Memorandum by Mr. Edward A. Jamison, Special Assistant, Division of Special Inter-American Affairs to the Director, Office of American Republic Affairs (Daniels)


Following is a summary of the initial reactions which have been received from all the countries to which the circular airgram of December 1, 1948, on U.S. views regarding the American Committee on Dependent Territories, was sent.

Five of the six countries, besides the United States—Brazil, Chile, the Dominican Republic, Nicaragua and Uruguay—which have not yet designated representatives have indicated that their views on the work of the Committee are substantially the same as those of the United States. The Brazilian reply indicated that Brazil would probably not appoint a representative, but that a final decision would soon be made. Chile indicated that it would probably not make an appointment unless an “incident” in the Antarctic should arouse public opinion in that country. The Nicaraguan Foreign Minister stated that his country would follow the United States lead as to action and policy. No clear decision on the question of appointment is indicated in the replies from Uruguay, the Dominican Republic or Bolivia. It had previously been indicated from Montevideo that Uruguay might feel impelled to appoint a representative if Argentine pressure were exerted.

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The Bolivian reply is somewhat confused, since it appears to indicate, on the one hand, that that government regards the Committee as unnecessarily overlapping UN matters, but on the other hand feels that the preparation of a report on the situation is properly within the sphere of the Inter-American Council of Jurists.

The Foreign Ministers of two governments, Haiti and Paraguay, which have appointed representatives, informed our Ambassadors that their views were in substantial agreement with those of the United States, while the Foreign Minister of Costa Rica, expressing his personal opinion in conformity with that of the United States, promised to refer the matter to the attention of the Junta, which has presumably been otherwise occupied in the intervening period.

Qualified agreement with the statement of this Government’s views was expressed by the Foreign Ministers of Colombia Honduras and Mexico. The Foreign Minister of Colombia, although he regarded the meeting without enthusiasm, indicated that there were some useful things which the Committee might do without attempting to set itself up as a court of law. Although requesting opportunity for further study, the Foreign Minister of Mexico tentatively commented that he felt it highly desirable for the U.S. to participate in the Committee and mentioned specifically that this might be a stabilizing factor in a meeting which might otherwise be utilized for the issuance of diatribes against certain states. Although admitting that other procedures should be utilized for dealing with existing controversies and that no effort should be made to obtain information from within non-self-governing territories, the Mexican Foreign Minister expressed the view that information proffered to the Committee by elements within such territories, if obtained from the United Nations or the controlling government, should be considered by the Committee.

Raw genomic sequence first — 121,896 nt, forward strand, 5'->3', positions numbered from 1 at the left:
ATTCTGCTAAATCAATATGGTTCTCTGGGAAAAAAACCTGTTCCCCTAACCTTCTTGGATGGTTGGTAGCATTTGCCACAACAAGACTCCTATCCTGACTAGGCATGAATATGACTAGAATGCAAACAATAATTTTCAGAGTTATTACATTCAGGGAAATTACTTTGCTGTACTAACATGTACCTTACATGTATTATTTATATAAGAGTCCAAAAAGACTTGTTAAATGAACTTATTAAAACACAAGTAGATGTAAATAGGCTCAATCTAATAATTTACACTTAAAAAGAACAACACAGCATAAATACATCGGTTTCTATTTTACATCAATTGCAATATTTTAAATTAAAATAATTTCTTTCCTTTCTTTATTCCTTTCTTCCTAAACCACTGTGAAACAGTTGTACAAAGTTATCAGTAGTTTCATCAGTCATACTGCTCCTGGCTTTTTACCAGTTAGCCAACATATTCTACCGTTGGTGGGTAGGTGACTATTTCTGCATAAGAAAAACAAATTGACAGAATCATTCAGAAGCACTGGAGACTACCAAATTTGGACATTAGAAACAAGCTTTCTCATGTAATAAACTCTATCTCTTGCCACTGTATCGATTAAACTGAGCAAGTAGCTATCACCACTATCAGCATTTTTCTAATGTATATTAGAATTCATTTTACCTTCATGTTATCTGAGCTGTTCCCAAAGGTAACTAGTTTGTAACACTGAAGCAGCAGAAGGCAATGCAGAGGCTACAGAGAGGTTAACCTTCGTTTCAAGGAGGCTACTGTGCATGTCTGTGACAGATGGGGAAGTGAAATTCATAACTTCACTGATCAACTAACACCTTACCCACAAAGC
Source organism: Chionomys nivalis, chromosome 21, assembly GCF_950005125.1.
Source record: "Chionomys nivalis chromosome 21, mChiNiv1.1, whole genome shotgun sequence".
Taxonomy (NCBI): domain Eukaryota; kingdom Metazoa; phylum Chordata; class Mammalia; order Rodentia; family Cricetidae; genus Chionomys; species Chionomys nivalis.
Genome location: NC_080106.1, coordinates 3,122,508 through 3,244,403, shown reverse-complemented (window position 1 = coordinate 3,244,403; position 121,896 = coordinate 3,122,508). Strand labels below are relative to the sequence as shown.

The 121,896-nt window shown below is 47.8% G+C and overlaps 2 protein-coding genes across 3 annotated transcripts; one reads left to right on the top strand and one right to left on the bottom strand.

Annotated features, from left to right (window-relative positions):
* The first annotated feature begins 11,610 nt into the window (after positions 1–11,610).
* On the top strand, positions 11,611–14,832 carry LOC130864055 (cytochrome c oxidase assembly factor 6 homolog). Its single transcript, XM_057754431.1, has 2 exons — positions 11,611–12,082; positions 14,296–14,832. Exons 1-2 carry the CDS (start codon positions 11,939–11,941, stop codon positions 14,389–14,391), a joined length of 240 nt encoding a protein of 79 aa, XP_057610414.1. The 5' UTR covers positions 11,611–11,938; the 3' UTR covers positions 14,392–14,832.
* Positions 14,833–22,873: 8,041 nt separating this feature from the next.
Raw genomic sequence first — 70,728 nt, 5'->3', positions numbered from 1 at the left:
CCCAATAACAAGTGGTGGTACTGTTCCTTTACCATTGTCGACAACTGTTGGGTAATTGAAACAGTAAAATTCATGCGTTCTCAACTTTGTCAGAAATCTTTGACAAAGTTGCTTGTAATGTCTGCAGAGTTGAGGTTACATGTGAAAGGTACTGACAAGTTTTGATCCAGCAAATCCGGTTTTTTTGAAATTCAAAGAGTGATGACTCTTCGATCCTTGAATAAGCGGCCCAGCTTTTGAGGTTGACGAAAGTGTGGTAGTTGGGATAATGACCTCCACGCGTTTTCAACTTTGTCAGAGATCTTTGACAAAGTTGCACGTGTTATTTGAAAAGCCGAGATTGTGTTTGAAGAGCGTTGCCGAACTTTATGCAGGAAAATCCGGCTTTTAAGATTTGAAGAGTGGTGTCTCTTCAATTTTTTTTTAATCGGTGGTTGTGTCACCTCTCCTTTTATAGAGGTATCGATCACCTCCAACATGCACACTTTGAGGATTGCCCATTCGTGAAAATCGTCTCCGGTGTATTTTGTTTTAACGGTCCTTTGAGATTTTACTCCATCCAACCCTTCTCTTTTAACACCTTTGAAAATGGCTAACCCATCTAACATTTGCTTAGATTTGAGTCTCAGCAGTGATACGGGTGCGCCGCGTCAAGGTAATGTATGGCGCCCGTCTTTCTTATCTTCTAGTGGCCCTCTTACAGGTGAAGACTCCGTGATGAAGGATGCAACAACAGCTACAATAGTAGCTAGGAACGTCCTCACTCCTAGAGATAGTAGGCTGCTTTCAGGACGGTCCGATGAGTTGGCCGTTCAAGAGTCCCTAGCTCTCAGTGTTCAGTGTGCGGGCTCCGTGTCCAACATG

The Foreign Ministers of Ecuador, Cuba, Panama and El Salvador indicated that they wished opportunity to study further the general question of the work of the Committee. Although tentative responses were received from the Foreign Ministers of Costa Rica and Mexico, as indicated above, they also indicated that further study would be made.

No reply has, of course, been received from Venezuela.

It seems that no great enthusiasm for active work on the part of the American Committee on Dependent Territories exists, except with respect to the presumed attitudes of Argentina and Guatemala. It also appears that if all the countries appointed representatives, the United States would have considerable support for its views, and that this would come from some of the larger and more important of the Latin American governments. (I recall however that a similar survey on this general question made prior to the Bogotá Conference reflected [Page 80] a situation not much different from that indicated above, and that much of the sympathy for U.S. views which was then expressed evaporated rather quickly under pressure of events at the Conference.)

If further appointments are not made, particularly by Brazil, Chile, Uruguay and the United States, it seems to me almost certain that the meeting will be dominated by Argentina, Guatemala, Cuba and, perhaps, Mexico, and that the reports made by the Committee will be extreme in their condemnation of the European governments concerned.

It is particularly interesting to note that the airgram’s reference to the undesirability of any action on the part of the American states at this crucial time in world affairs which would cause dissension and bitterness among friendly nations of the world appears to have been the most impressive single part of that communication. Special note of this paragraph was reflected in the replies from a number of countries.